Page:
In Where China Meets India, a sequel to The River of Lost Footsteps, Thant Myint-U advances the second part of his argument for changing Western policy: isolation is useless because Burma is changing anyway, becoming a bridge between two rising global giants. Writing of his travels through the borderlands of China, India and Burma, Thant Myint-U hopes to demonstrate how this region of Asia, home to more than 600 million people, is integrating, and how Burma will be at the center of it. If the West does not join Asian nations in aiding, investing in and interacting with the Burmese government, he argues, the power of Burma’s leaders will remain undiminished and the West will be hampered strategically. It will lose access to the Indian Ocean and other trade routes as well as to important sources of petroleum, and it will lack leverage over Burma’s government, which has the second-biggest army in Southeast Asia, a worrisomely close relationship with North Korea and, possibly, nuclear ambitions. But if Western nations do engage with Burma, they can benefit from the new Asian trade, aid and investment flowing into Burma, and help ensure that it benefits the Burmese people rather than only their rulers.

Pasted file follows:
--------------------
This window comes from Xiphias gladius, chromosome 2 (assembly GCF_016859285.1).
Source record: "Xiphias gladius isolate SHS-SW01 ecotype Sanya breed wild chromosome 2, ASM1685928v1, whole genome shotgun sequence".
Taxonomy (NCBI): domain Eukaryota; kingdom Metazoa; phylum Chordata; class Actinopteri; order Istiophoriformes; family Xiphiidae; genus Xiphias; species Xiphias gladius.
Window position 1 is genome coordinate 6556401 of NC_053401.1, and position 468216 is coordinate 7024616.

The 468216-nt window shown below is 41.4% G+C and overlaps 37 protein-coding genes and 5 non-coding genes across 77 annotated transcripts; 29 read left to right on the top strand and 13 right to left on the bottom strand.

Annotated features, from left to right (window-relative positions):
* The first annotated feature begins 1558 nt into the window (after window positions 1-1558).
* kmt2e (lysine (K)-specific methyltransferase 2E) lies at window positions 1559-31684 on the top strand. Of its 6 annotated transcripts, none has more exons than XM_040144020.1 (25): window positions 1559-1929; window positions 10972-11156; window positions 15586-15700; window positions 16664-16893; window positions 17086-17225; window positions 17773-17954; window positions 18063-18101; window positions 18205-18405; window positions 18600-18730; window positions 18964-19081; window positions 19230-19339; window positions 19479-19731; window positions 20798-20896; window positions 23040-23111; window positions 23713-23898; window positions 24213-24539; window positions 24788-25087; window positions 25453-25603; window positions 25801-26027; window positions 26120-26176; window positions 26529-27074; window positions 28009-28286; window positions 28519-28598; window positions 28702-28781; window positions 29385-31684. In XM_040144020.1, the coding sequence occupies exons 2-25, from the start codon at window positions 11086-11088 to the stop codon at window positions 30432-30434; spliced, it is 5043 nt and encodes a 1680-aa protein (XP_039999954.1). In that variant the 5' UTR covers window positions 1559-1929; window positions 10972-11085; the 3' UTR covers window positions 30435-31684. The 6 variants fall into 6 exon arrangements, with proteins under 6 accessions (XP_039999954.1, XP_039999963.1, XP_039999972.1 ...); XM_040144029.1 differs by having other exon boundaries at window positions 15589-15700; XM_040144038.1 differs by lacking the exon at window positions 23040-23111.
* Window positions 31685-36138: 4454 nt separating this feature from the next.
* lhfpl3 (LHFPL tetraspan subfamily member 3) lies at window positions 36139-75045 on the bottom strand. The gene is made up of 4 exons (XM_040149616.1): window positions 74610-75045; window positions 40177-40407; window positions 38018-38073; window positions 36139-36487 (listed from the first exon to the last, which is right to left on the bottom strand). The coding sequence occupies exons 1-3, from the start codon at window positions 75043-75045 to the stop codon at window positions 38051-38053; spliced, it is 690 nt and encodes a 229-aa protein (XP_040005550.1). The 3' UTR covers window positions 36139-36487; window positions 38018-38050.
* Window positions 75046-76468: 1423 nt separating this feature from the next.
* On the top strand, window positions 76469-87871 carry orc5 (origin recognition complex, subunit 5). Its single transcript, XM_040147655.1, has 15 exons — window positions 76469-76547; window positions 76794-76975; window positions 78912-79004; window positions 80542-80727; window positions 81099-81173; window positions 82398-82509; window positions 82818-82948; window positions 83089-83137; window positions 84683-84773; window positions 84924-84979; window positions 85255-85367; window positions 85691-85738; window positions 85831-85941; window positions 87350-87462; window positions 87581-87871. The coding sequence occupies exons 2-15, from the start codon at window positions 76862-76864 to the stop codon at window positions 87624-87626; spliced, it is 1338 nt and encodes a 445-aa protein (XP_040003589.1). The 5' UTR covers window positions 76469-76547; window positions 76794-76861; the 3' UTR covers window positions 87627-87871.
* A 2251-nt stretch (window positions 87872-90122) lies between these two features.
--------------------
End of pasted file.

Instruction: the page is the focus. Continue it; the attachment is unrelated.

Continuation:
In Where China Meets India Thant Myint-U is on less sure ground than in The River of Lost Footsteps. In the sections focusing on Burma, he remains a fluid storyteller and sharp polemicist, able to blend vivid anecdotes of his youth with policy arguments and analysis of the country’s rich history. He speaks the language; he understands how Burmese history has shaped the country’s relationships among ethnic groups and between the military and civilian politicians; and he expertly explains the country’s complex past as a crossroads of cultural, ethnic and religious influences from China and India. If he sometimes offers too much detailed history of Burma’s wild northeastern hinterlands, he exquisitely captures how and why this region, where stark valleys and mountains have divided ethnic groups for centuries, has resisted centralized government. For the Rawang, one of the people living in these highlands, “even salt is a treasured commodity, and for salt they will hunt the few tigers left in the valleys.” But when Thant Myint-U travels to the Indian and Chinese regions along the Burmese border to examine the new Asian integration from the other side, his confidence and storytelling skills often falter. Unable to speak Chinese, and far less familiar with China’s Yunnan province or India’s northeastern states (an area rarely visited even by Indian writers), he too often recycles tropes and stereotypes, or provides long summaries of recent Chinese and Indian history that add little to his book. He even succumbs to one of the oldest China-travelers’ tricks, reciting and mocking the strange English translations of menu items in China.